Man says he offered NFL dozens of free trademarks for possible DC team names

Martin McCaulay talks about dozens of trademarks he offered the NFL for free.

July 17, 2020, 7:35 PM

Since Monday, when the NFL's Washington, D.C., franchise announced it would drop its name and logo, questions have swirled over the forthcoming rebrand for the football team.

In the wake of a national reckoning over race, the team is now in the process of selecting a new name to replace the long-controversial Redskins, a racist description of Native Americans.

Philip Martin McCaulay, 61, an actuary from Virginia, joined ABC News Live to explain how his hobby of applying and registering for trademarks could be just the ticket the team needs to a new name.

"You can call me the trademark hog," McCaulay said. "This is a very expensive hobby."

"I started this six years ago as a joke," he explained. "I thought it would be funny to get a trademark for the name Washington Pigskins. I applied and the NFL trademark attorneys wrote me and told me they were aware of my application and that [it] sounded a lot like the name of the Washington football team, but they would allow it."

Once he got the league's response, McCaulay said his excitement was a catalyst to register for even more names. He has applied for 44 names, though not all have been accepted, at $275 per application.

McCaulay said he holds dozens of registered trademarks with the U.S. Patent and Trademark Office from 2015 for the following alternatives for the D.C.-based NFL organization: the Washington Veterans, Americans, Monuments, Federals, Renegades, Founders, Football Clubs, Pigskins or Red Tailed Hawks.

"I was just going to let them expire" as the six-year time limit neared, he said, but then he heard chatter of a possible name change and decided to reach out to the NFL.

PHOTO: Washington Redskins owner Daniel Snyder walks the sidelines during an NFL football game against the Philadelphia Eagles, in Philadelphia.
Redskins branded merchandise sits on display in a sports store in Sterling, VA, July 13, 2020.
Leah Millis/Reuters

On July 4, McCaulay said he wrote to the NFL after the league announced it was going to review the name.

"I sent an email, because the NFL trademark attorneys had contacted me five years earlier about Pigskins," McCaulay said. "I wrote them an email with the subject line 'Free Trademarks.' I listed all those registered trademarks, and I said, 'You can use these for free.'"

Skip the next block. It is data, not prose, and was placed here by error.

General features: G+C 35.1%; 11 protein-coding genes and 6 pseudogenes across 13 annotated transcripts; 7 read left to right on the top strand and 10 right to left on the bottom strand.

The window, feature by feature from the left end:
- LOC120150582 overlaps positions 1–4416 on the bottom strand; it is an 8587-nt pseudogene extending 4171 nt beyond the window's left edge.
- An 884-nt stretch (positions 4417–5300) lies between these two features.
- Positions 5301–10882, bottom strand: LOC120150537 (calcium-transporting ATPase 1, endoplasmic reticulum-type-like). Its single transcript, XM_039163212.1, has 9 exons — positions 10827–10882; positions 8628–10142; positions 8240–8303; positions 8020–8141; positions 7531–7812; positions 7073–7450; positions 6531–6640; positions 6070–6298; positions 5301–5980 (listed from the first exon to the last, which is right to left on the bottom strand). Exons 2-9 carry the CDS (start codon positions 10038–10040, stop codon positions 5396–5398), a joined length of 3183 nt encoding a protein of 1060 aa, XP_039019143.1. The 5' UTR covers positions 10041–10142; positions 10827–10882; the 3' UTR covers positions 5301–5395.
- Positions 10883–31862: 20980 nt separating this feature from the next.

"I thought, 'I have registered trademarks. I'm not going to renew these. I thought the team might like to use one.' So they were offered free trademarks, and they did not respond," McCaulay said of the NFL.

McCaulay said he reached out again and asked, "Do you want me to pay you to take these trademarks off my hands?"

"I had to reach into my own pocket and pay a $400 an hour trademark attorney to contact the team and tell them I had the trademarks that they can have for free," he said.

Now, McCaulay has requested that the NFL "make a charity contribution to the American Indian Graduate Center and a contribution to the unrecognized tribal communities."

ABC News has reached out to the NFL for comment.

McCaulay has also faced some backlash from critics who say he's held up the name-changing process. He responded on Twitter.

While McCaulay said it "would be nice to be reimbursed for this $400 an hour attorney" he reiterated that "these were free 10 days before they changed the name, and that's still the offer."

"I think they should take my offer because then they would have a registered trademark in place," he added.

He said he was "oblivious to some controversy about me and trademarks."

"A lot of fans would like to name [them] Washington Red Wolves, and Arkansas State has a Red Wolves and also a Chattanooga soccer team is called the Red Wolves," he said.

He said that he has yet to hear back from the team or the NFL but suggested possible next steps.

"They can just apply for all the trademarks using one of my names and apply for it. That doesn't even show up in front of a trademark attorney's desk for three months. So, anytime between then and three months, they can contact my attorney and tell me what do I need to do. I do not want to be an obstacle," he said.

Of all his trademarks, McCaulay said his top pick for the new name would be the "Washington Pandas."

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